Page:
“Would you excuse us a minute?” I asked and signalling to Jess, Megan and Chris, I led them outside.
“I can’t do this,” I said.
“What do you mean? It’s not like he knows about you or he’s going to do anything bad,” said Jess.
“Perhaps not, but what about all the people who are going to watch it?” I asked. “All the kids from school… Mum and Dad?”
“I hadn’t thought about that.”
“I didn’t think you had,” I said and sat down. “What do I do?”
“Go ahead with it,” Megan suggested. “I mean, it’s not like you don’t look like a girl, is it? Who’d think you were anything other than what you look like and you look like a pretty girl?”
“She’s right, Jamie,” said Chris. “I wouldn’t believe it unless I knew.”
“That’s not helping, either of you,” I replied, secretly thrilled to hear me and pretty in the same sentence, then confused for the same reason. “I don’t really want to look like this and once that news report goes out, then what happens?”
“We’ll cross that bridge when we come to it,” said Jess, thoughtfully rubbing her chin. “I’m sorry, Jamie. I never meant for this to happen, but It’s like, got a bit out of control hasn’t it?”
“You can say that again.”
We went back into the office.
“Sorry about that. Nerves,” said Chris, pointing at me.
“Don’t worry”, said Rich. “Lots of people get nervous with a camera and microphone pointed at them; many people - more famous than you - have nervous seizures when parked in front of the cameras.”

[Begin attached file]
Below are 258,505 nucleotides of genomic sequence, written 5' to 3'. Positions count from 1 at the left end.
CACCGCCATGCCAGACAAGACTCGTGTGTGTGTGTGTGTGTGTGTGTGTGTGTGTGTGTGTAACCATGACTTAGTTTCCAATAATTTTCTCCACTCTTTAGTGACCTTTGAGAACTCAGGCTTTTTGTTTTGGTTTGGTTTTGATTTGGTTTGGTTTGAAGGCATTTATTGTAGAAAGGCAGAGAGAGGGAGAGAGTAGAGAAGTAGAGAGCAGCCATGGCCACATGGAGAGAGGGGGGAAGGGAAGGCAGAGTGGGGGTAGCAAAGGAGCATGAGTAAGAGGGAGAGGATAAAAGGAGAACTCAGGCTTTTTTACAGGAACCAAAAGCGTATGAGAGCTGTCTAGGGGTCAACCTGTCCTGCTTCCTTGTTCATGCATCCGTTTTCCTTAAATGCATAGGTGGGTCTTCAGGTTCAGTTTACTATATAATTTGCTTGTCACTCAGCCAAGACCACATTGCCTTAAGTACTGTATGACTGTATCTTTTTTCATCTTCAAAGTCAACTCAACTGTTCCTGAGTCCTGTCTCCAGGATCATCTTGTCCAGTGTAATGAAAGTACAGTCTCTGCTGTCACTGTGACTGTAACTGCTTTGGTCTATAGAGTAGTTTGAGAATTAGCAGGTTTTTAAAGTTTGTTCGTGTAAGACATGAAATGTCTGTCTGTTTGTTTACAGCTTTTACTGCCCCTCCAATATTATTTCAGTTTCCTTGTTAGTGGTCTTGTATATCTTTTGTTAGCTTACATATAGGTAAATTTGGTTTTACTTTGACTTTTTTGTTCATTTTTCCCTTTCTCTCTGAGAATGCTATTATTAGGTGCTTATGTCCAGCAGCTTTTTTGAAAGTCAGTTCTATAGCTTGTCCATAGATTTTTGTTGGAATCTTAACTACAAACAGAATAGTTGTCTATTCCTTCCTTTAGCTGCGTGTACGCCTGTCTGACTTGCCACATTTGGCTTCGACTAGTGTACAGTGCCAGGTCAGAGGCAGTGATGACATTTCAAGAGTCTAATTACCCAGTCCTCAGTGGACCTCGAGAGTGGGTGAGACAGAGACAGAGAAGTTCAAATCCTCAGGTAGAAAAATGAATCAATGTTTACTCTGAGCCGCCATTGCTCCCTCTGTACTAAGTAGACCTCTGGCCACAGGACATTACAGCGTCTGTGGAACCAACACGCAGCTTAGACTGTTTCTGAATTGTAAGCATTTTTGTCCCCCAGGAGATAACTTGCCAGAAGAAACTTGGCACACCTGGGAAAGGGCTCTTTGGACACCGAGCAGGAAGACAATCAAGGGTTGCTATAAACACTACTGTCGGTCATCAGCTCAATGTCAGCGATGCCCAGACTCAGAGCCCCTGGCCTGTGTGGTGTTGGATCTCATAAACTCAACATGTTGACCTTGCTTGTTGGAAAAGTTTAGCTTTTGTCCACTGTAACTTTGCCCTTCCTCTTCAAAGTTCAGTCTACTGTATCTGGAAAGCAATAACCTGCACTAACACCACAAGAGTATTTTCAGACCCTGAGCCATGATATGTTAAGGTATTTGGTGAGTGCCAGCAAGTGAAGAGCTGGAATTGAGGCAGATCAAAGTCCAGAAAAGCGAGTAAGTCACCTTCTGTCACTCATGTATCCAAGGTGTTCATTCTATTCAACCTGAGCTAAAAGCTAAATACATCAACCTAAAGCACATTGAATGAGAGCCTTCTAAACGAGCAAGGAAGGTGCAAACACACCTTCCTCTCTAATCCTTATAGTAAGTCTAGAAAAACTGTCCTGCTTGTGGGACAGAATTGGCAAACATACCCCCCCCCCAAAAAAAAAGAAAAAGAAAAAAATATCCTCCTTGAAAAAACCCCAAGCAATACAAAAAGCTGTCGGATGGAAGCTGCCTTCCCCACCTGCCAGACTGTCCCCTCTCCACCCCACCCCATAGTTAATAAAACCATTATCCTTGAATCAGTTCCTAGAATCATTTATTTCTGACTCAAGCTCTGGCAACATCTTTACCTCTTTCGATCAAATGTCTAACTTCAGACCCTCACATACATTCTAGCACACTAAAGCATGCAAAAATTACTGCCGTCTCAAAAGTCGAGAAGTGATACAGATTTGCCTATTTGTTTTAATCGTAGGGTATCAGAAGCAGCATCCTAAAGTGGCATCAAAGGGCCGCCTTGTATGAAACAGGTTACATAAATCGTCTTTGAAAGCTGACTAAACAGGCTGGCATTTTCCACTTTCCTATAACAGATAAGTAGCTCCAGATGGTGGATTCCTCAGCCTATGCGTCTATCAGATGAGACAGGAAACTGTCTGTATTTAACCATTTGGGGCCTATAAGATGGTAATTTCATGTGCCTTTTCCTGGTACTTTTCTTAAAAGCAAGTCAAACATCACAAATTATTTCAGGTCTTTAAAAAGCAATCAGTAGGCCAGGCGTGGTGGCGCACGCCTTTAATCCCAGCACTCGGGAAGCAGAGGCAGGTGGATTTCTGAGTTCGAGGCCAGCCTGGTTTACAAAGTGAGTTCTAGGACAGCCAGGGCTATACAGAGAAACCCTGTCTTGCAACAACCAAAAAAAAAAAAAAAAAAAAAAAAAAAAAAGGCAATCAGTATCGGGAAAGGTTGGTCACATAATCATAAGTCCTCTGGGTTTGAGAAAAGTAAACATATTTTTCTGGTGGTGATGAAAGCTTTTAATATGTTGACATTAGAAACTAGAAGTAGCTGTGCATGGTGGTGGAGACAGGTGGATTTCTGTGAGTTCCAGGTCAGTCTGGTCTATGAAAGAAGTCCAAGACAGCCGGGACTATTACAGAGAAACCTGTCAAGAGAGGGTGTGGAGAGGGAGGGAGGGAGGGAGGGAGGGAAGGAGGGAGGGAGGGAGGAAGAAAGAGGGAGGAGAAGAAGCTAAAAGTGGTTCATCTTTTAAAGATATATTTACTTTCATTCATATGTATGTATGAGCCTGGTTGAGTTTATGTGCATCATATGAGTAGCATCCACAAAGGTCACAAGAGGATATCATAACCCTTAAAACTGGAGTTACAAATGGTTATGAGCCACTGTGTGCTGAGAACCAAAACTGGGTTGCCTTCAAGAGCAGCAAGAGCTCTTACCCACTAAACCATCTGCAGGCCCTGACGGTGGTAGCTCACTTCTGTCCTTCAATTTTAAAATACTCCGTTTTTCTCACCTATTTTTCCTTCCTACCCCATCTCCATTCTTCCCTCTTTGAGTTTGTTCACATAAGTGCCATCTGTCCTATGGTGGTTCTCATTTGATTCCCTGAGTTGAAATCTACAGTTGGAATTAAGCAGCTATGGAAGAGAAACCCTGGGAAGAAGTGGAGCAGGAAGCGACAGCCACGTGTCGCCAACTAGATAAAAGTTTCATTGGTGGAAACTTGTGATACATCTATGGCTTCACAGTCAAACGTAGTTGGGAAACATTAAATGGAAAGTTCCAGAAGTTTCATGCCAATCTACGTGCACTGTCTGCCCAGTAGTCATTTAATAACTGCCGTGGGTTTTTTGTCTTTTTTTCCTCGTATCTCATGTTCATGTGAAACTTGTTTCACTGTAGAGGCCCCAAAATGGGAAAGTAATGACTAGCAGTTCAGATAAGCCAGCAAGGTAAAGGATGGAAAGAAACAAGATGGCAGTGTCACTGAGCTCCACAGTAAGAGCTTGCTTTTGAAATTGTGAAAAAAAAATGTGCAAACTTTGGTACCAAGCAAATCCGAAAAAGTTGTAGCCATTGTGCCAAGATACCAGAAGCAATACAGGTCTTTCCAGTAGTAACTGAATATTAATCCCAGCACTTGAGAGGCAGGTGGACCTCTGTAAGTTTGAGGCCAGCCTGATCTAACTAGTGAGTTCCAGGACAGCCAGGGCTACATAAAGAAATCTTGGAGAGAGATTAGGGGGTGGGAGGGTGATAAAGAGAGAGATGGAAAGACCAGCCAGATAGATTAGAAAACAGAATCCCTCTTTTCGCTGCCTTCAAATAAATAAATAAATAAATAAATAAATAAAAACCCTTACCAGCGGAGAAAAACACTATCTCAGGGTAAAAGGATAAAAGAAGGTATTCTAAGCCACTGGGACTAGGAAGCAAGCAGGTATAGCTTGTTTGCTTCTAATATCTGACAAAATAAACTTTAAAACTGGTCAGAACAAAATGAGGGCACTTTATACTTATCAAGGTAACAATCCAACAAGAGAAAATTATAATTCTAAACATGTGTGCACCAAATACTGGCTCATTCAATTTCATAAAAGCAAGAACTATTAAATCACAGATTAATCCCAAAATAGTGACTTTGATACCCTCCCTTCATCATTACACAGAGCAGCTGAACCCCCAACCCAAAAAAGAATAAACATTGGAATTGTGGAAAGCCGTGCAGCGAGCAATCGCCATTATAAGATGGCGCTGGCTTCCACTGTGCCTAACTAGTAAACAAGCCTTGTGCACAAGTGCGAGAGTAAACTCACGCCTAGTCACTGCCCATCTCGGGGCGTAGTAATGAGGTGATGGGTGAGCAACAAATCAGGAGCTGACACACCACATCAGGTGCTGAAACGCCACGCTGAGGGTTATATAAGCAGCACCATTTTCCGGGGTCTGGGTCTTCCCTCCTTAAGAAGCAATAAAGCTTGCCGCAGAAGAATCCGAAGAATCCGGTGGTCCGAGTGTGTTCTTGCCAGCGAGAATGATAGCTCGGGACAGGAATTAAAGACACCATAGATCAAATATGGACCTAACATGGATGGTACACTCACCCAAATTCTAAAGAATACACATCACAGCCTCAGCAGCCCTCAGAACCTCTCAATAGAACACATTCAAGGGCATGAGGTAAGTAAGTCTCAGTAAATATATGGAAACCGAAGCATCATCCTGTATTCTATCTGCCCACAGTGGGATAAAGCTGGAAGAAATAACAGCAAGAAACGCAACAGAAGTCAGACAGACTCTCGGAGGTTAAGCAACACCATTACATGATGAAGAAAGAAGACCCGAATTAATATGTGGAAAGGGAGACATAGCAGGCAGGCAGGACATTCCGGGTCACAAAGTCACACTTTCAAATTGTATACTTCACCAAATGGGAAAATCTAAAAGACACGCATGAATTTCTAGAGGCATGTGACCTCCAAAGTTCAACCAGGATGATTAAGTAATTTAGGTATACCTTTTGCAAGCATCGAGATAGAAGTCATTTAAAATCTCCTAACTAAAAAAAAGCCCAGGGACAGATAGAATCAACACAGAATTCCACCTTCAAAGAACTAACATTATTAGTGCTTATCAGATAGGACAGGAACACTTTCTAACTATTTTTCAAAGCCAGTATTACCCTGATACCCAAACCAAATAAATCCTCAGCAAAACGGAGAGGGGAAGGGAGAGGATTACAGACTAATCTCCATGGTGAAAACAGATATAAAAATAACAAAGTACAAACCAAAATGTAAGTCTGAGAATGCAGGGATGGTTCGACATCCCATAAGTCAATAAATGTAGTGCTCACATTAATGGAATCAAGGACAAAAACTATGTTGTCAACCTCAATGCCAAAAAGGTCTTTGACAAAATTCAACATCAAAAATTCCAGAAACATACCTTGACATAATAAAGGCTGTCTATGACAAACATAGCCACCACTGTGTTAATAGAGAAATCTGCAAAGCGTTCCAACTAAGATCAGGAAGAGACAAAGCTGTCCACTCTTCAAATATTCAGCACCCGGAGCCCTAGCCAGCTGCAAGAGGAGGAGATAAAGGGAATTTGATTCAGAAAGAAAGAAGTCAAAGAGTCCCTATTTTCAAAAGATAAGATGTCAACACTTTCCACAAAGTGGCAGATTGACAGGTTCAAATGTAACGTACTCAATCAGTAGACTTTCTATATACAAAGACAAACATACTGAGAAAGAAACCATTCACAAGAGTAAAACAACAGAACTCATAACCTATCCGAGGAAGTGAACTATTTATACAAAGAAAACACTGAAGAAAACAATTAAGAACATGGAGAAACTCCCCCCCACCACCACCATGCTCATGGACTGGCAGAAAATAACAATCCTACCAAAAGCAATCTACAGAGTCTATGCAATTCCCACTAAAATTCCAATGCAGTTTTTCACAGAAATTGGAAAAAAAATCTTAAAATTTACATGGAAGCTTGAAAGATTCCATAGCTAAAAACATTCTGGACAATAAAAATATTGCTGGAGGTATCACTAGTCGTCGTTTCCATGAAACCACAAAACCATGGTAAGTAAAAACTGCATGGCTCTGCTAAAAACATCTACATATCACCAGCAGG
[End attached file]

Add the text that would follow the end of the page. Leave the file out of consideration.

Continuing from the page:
They sat us down and the cameraman got himself ready.
Rich turned to the camera. “I’m here at Cliffside; a holiday site for many tourists on top of the cliffs here in the little village of Banthorpe, but last night, the weather brought a surprise none of them were expecting in the shape of a mudslide.” He paused as the camera went from him to us.
“Well, girls,” he said with an oily smile, which made all of us feel somewhat uneasy, “Between you, you managed to save Joe and Martha here.”
“It wasn’t us. It was Jamie,” said Megan. “None of us wanted to leave our cabin and go out in the rain, let alone come back here without her, but Jamie’s quick thinking got us out just before the cabin collapsed. We were just in time for Joe and Martha too.”
They stopped there as the cameraman moved to focus on Joe and Martha, who as always was rubbing Joey’s head as he cautiously eyed the people around him. I wondered whether he was sizing them up for lunch.
“I understand that Deirdre Blake, the co-owner of Cliffside is your daughter,” Rich said.
“Oh yes. We’ve been coming here since the place opened. We get a holiday and get to see Dee - sorry, Deirdre and Frank at the same time. Having the cabin, we can do our own thing while they’re running the business.”
“You were in your cabin when it happened?”
“Yes. We had planned to come up to the house for dinner, but it was raining so heavily, we decided to wait until it cleared up,” said Joe. “But then these four girls knocked on the door and Jamie told us to get out. Martha didn’t have the cat and Jamie went inside to get it, while the other three girls brought us up here.
“Jamie didn’t come back for ages and then we saw the cabin disappear - we think over the cliff’s edge and thought she’d gone with it, but then a few moments later, she appeared with the cat, scratched, muddy and wet, but other than that, she was okay.”
“So, you’re all alive today thanks to Jamie’s efforts?”
“Oh definitely,” Martha confirmed and the others all nodded agreement - even Jess.